How easy your working life would be if the only person you had to manage was yourself! Small business owners and managers rate people problems as one of the biggest challenges they face.
What if you could free up hours of your time each week to run the business instead of running after employees?
If you’re frequently battling staff issues, the good news is, you have the fix at your fingertips.
Leadership Versus Management – What’s the Difference?
The single biggest cause of stress for managers and staff alike, is misunderstanding the difference between leadership and management. That sounds like simply a semantics issue, but it goes way beyond that. The two terms are used inter-changeably and that is the root cause of most people problems.
Many managers manage when they should be leading and often don’t lead at all because they think management is leadership. It’s quite unfortunate that we use the term “manager” in the first place, because if you think your job as boss is to “manage” people, you’re creating a very painful rod for your own back and making things tough for your staff.
Understanding The Difference
Here’s why understanding the difference between leadership and management is important:
People willingly follow a boss and throw themselves into their work if they can see there’s something in it for them beyond a pay cheque. The key word there is “willingly”. It’s hard work to continually have to coerce your staff to do what you want. If they willingly did it and did it well, your job as a boss would be a lot easier. And your staff would be a lot happier and more productive.
In 2009, as part of an ongoing research project surveying tens of thousands of working people around the world, Harvard Business Review reported that 88% of employees responded well to a leader who could articulate a vision for the future that shared their own aspirations1. It’s the old “what’s in it for me” syndrome. It applies to us all. The WIFM syndrome even applies to charity volunteers and donors – the reason some people happily work for free or donate to a charity is because it makes them feel good.
The key to having people willingly do their job well is to show them a shared vision for a future that is good for them and for the business. And it’s not just about money. Nor is it a matter of saying: “If you do your job well you won’t lose it”. Threats are never a long-term motivator; in fact, they essentially de-motivate. The days of people being prepared to work at something and somewhere they don’t enjoy just to get a pay cheque, are long gone. Most people these days want – among other factors we’ll look at in a future article – to feel they’re making a valued contribution to something worthwhile.
Leading With Vision
Many studies show that people want to understand the leader’s vision and, importantly, to share the journey to realising that vision, feeling they’re making a valued contribution to its achievement. If achieving the vision will make the staff member feel good, that staff member will willingly contribute to the best of their ability. If it doesn’t make the staff member feel good, then that staff member is probably in the wrong job.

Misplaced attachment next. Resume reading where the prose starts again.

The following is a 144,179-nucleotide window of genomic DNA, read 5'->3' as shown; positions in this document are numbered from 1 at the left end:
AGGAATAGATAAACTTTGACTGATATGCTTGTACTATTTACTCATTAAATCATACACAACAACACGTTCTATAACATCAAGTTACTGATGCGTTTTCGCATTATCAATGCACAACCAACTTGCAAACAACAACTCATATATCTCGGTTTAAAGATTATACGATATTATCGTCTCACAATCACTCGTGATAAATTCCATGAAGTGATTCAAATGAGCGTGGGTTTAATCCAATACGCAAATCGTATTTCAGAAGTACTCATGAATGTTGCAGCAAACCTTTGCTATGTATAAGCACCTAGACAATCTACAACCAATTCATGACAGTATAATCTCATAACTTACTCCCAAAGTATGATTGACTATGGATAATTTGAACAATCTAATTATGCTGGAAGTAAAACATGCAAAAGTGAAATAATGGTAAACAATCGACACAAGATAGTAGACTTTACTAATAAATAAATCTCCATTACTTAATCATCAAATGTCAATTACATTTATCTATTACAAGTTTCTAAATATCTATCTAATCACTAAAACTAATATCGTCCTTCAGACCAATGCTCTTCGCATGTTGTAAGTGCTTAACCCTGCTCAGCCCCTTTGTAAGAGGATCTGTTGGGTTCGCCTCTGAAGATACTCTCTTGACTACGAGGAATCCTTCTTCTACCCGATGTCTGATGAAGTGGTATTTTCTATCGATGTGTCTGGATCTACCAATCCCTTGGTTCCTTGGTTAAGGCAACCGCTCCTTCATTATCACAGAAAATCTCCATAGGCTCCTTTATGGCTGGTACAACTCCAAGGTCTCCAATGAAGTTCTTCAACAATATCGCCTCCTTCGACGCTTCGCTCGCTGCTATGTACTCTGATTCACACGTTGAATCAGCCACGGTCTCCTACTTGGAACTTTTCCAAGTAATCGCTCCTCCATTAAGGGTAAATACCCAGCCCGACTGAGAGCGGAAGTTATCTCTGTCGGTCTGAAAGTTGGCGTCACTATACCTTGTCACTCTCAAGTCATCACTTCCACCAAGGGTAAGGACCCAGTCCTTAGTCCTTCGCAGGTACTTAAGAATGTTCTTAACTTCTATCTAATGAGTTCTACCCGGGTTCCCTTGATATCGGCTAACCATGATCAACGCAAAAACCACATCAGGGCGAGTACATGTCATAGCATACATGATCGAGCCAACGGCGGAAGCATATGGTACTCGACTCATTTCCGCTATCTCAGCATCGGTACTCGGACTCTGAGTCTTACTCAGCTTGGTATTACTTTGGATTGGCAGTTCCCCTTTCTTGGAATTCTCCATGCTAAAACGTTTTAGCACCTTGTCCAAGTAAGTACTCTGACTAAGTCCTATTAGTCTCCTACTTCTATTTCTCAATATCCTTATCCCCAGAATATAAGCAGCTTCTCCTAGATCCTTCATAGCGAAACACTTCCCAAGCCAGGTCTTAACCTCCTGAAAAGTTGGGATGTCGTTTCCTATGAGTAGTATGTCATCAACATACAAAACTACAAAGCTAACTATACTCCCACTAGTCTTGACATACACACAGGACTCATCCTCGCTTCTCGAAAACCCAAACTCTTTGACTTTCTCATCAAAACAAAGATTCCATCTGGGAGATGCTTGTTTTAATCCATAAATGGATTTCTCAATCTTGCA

A good leader will take the time to share their vision for the business with their employees, and to show the difference the business is and/or could be making. And a good leader will take the time to understand what each employee really wants and will support them in getting that through their work while contributing to the achievement of the shared vision for the business. Everyone wins.
It doesn’t take long to work out what you want to say and to sit down with your staff and discuss what you all want from the business. Bring in an outside facilitator if you’re not sure or uncomfortable doing it. You won’t regret the hour or two. It could free up that amount of time for you every week, or for some, every day! And be prepared to genuinely listen and perhaps to hear some tough truths. That part’s seldom easy but will repay you in spades.
How Does Management Fit In?
It’s all very well having a vision for the future of the business, but the realisation of dreams and aspirations requires some structure. That’s management.
Management is developing and co-ordinating the processes and systems that support staff in their roles and allow the business to operate. The better the systems and processes are designed, the easier it is for staff to do their jobs, and the better the business will run.
Lead People, Manage Processes
To sum up, here’s how I see leadership and management:
- Leadership is inspiring and supporting people to achieve a shared vision.
- Management is controlling and monitoring processes to achieve a set outcome.
You lead people, and manage processes.
And here’s the real benefit of all this: If you lead well, you’ll need to manage less. That’s because if your staff are inspired and motivated by a shared vision for the business and their role in it, once they understand the systems and processes, they’ll usually implement or even develop them without the need for you to be constantly looking over their shoulders.
Written by John Carroll
John Carroll is a Leadership, Management and Marketing Consultant with Health Information Australia. He is also a leadership and business speaker, advisor, trainer, and coach. He has worked with some of Australia’s and the world’s leading names including ANZ Bank, Capital Chemist, Captain Cook Cruises, Caterpillar, Johnson & Johnson, Omnicare (Aged and Disability Services), P&O, Reckitt Benckiser, and Unilever.